Re: More snapshots stuff-reply

Fred Kemp (
Sun, 21 Jan 1996 10:04:35 -0600

Ken says,
>were nor properly preparing students to writing in college, I've found
>that increased enrollments as well as increases in the number of
>middle-class students entering colleges at the time, contributed at least
>a little to the "crisis" in freshman writing abilities. Also, there is
>evidence that the secondary schools, in general, were attempting to teach
>writing the way the colleges wanted them to. That has made me wonder,
>whenever I hear the secondary schools critisized for not teaching
>writing correctly, if there aren't social/political reasons contributing
>to the criticisms that have nothing to do with student writing ability.

I am convinced, after years of gnawing over the problem of 'declining
writing abilities," that the perception of such a decline rests with about
a thousand variables OTHER than instruction or instructional methods. The
dum dum general population assumes that "good teaching = good writing, bad
teaching = bad writing, and ipso fatso, bad writing = bad teaching,"
cramming massive and complex cultural forces into a simple-minded formula
that puts the blame on a phantom conspiracy of chicken-hearted,
no-discipline, politically correct, ex-hippie, touchie-feelie, 'I teach the
whole person' lousy teachers and their social engineering bias and New Age

In fact, as anybdy who looks into the matter discovers pretty quickly, what
"good" or "bad" writing is, culturally and functionally speaking, has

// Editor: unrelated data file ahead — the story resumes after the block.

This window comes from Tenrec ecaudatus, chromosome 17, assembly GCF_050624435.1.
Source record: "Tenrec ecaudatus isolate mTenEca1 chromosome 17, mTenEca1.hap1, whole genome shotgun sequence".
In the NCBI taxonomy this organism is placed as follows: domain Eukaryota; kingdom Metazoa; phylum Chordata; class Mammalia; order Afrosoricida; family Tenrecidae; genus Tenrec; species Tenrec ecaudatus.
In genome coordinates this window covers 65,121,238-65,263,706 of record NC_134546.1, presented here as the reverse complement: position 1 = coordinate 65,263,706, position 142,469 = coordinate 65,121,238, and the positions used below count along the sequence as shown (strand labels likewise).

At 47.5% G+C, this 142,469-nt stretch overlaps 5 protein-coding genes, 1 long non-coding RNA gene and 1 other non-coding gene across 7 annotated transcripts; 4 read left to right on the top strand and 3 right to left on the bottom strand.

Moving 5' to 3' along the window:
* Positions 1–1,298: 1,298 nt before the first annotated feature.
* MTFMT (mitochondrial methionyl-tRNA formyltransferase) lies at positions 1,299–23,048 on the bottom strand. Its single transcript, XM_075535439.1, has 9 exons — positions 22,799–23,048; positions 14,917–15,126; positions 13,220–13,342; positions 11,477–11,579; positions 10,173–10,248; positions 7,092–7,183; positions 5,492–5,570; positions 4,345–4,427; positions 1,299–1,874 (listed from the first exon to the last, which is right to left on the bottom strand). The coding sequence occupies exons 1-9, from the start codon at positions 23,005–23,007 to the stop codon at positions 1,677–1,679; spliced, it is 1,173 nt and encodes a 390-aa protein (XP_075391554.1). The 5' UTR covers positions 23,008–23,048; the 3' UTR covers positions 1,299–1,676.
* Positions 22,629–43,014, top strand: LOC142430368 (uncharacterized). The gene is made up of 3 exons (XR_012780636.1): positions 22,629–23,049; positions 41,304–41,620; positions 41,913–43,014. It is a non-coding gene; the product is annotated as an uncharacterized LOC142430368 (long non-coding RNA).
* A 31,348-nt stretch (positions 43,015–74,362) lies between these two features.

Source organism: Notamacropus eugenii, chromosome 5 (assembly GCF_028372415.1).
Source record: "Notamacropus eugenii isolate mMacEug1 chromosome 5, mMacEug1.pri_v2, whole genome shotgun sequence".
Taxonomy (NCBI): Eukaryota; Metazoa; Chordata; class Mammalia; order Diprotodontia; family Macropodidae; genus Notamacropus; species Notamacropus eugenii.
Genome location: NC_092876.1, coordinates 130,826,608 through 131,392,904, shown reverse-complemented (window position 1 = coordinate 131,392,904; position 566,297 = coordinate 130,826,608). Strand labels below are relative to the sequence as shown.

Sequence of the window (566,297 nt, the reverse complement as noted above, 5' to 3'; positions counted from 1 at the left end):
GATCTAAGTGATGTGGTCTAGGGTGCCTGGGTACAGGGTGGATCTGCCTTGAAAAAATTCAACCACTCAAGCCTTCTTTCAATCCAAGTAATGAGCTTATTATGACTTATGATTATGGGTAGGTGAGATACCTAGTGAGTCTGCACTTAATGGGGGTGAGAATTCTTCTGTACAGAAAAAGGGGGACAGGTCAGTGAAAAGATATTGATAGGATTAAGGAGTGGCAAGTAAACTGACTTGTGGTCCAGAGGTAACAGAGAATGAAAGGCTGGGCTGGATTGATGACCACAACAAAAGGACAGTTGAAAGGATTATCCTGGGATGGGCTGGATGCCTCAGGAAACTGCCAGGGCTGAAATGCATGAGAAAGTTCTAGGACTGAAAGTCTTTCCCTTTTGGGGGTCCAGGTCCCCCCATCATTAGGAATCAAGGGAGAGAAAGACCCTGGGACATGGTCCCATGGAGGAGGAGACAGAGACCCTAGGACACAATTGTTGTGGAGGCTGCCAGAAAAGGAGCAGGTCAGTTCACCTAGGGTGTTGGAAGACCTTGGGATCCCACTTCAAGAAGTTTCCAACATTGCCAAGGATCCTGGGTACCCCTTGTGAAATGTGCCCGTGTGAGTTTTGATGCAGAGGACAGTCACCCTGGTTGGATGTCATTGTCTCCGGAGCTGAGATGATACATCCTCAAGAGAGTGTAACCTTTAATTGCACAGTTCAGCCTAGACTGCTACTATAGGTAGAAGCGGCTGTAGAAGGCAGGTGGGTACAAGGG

always been a messy debate topic, and so everybody from Thucydides on down
has grumbled about how crummy the current generation writes in comparison
to the eternal golden age of (guess what?) when the grumbler was in school
and infatuated by the verbal puissance of teachers and authors (gathered
just when the grumbler was at the dawn of verbal awakening, the eternal and
generationally moveable 'golden age' of knowledge).

I think there's a lot of terrible writing instruction going on out there,
but there has always been a lot of terrible writing instruction. The
specious hit on new methods just because they're new and hence a
cause/product of declining capabilities is just some more generational
wheezing, the "gee, in my day we used to have to....." sort of thing that
seems hard-wired in the human psyche.

This is not to say we can use this point as a reason for blaming Fate for
our personally weak instructional practices and doing nothing. There are
lots of ways to do a better job teaching writing, but they have nothing to
do, good or bad, with presumed 'tried and true' methods or rhetorically
loaded nostalgia for the good old days when everybody in school was
presumably deathly enamoured of good literature.

We must make our argument for this method or that method on current
experience and current understanding of cultural and individual psychology.
Proclaimed 'crises' in this or that, especially in education, are hauled
out to satisfy deep-seated attitudes that probably relate more to getting a
sled taken away from you as a child than to anything else.

In short, I agree with Ken.

Fred Kemp